This is actually a remnant from one of the exceedingly rare mechanical Rosen "Pops" boxes they produced as retail counter top displays. At one time this was the top for the Rosen "Pumpkin Pops" box made in the mid-1930s. Please turn to pages 116-117 to view others in this almost impossible to find family of boxes.
Here is a portion of the caption for this tambourine on page 215, "The goose's eye is either smaller or missing on those tambourines made later. So, the clearer or more prominent the eye, the earlier the tambourine was made."Chein produced this design in the 1920s, so this particular one was made in the last year or so of production.
This is one of five cards comprising a complete set of what I call "Set B" made by Rosen in the late 1940s-early 1950s. All of the cards from this set are desirable and somewhat hard to find. Arguably, the best card is the one showing dancing skeletons, but this card is quite appealing in its own way. All cards from all sets can be seen on pages 90-92.
This is a recently made item with only the most modest of decorative values.
This seller has been trying to unload this severely damaged diecut for at least 18 months, listing and relisting it at $128. Now she has dropped the price to $90. That certainly isn't good enough. The best thing this persistent seller could do is just roll it up and use it for kindling on the sure-to-come nippy fall nights when a fire in the hearth is so appealing.
Wow, I have never seen this diecut with such bright, original colors. It must have been displayed very rarely. I am not surprised this was snapped up within minutes.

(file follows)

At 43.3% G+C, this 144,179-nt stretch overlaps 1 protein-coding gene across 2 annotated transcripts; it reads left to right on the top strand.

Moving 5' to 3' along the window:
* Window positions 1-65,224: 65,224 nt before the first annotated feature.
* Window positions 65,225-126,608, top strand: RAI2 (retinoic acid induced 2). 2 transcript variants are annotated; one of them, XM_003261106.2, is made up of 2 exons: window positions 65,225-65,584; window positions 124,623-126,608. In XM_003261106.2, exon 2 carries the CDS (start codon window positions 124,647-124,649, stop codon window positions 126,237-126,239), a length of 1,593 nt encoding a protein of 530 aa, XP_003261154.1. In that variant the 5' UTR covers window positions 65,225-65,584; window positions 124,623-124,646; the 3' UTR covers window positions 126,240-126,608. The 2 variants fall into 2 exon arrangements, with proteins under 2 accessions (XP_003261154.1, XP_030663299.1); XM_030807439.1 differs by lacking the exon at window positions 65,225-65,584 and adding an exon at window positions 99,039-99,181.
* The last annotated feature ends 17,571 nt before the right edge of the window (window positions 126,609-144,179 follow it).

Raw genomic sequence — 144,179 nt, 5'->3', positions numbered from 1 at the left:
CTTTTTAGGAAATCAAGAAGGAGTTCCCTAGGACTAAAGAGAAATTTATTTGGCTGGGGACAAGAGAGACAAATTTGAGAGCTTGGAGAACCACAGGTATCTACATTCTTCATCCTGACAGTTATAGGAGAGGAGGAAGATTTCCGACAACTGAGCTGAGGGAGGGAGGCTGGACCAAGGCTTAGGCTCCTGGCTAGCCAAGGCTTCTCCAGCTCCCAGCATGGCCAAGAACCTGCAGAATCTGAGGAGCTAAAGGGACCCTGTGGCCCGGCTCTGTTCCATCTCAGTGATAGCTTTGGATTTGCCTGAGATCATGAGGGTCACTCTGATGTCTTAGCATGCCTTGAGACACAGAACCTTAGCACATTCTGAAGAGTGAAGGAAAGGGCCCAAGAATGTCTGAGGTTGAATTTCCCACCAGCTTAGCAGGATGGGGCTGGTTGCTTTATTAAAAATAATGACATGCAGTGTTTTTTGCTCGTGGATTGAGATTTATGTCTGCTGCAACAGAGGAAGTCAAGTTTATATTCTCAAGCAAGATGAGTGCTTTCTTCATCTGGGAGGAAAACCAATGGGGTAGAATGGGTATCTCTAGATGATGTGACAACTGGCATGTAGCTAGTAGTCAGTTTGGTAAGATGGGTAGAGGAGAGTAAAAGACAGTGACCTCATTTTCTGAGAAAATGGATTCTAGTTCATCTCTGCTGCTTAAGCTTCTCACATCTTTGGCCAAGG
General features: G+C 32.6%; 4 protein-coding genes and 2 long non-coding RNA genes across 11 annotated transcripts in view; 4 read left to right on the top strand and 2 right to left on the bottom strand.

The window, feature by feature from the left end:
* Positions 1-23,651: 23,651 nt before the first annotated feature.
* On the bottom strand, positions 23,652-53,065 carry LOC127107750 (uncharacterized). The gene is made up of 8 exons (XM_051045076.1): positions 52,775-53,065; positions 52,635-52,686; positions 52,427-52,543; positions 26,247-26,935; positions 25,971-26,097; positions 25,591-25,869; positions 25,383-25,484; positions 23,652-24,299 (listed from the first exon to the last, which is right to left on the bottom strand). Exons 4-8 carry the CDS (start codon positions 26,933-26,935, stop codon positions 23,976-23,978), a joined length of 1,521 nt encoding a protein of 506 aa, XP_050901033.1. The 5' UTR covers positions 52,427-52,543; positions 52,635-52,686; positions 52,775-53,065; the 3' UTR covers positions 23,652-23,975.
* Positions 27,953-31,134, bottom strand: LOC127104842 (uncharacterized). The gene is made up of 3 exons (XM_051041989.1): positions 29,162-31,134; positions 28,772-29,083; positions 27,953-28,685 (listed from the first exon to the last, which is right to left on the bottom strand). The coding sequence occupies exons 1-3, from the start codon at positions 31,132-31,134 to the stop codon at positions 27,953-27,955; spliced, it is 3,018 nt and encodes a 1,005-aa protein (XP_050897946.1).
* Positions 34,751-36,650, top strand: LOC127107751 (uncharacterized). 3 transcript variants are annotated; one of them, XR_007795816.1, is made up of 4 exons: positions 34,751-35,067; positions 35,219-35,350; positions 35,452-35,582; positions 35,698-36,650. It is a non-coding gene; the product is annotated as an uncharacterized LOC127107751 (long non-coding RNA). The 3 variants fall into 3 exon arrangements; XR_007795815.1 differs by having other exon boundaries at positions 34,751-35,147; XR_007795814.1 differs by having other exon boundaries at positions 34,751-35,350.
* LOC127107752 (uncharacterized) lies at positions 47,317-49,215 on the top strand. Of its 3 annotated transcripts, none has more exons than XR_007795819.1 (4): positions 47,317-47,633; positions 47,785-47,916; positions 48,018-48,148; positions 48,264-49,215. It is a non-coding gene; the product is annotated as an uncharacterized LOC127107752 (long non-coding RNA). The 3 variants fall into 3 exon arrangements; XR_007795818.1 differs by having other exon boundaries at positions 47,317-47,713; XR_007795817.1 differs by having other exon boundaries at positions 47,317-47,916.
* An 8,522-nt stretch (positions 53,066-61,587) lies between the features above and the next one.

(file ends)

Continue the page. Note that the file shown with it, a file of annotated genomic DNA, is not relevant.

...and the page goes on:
This 1920s German nodder would have originally been sold with a green feather that protruded from his head.
You seldom see this iteration with the orange honeycomb cauldron. Frankly, I like it much more than I do the typical black ones you see. Another plus is that this doesn't have any repair to the arch, a common point of failure with this design. This is the largest of the three sizes Beistle produced.
The star of this lot is the envelope. Even though the condition is described as poor, it is the earliest iteration of it I've seen to date. The one on page 147 was probably the second season's version as it is less busy and more refined. (I don't mean that is necessarily a good thing as I love the wordiness and vitality of this earlier version.)
This is probably the best design of a set of very-tough-to-find diecuts Beistle issued in the mid-1950s when their creative juices were at very low tide. This set has an unusual feature of silhouettes separately attached to the main diecut. As I write in my newly published third edition on page 158, "More labor is required and the chance for defects increases the risk of returns. This may account for the mere three season run this diecut enjoyed." Guide value is $200.
Beistle issued this "Jointed Lightning Wumpus - The Hallowe'en Devil" in 1931. The seller should invest in a better camera and spend a bit more time describing the condition as it isn't clear whether the reinforcements to the legs are to cover actual breaks or merely to make an otherwise item simply more sturdy.
This interesting item was manufactured by Hallmark in the later 1920s. There were ~4 different designs against a black bottom and these comprise a full set.
I had the occasion to call a married couple of collectors in Ohio two days ago and chat about Halloween. What fun it was! I learned about the existence of another non-mechanical Rosen Pops box and some rare Dennison store display signs. We had fun speaking about the state of our hobby today and some of the reasons underlying the surge in prices we are seeing this season on many items. I don't know of another hobby where there are so many collectors so passionate about the nuances of items produced during "The Golden Age." In any event, the chat with such erudite and enthusiastic collectors made my day. Thanks Tom and Linda!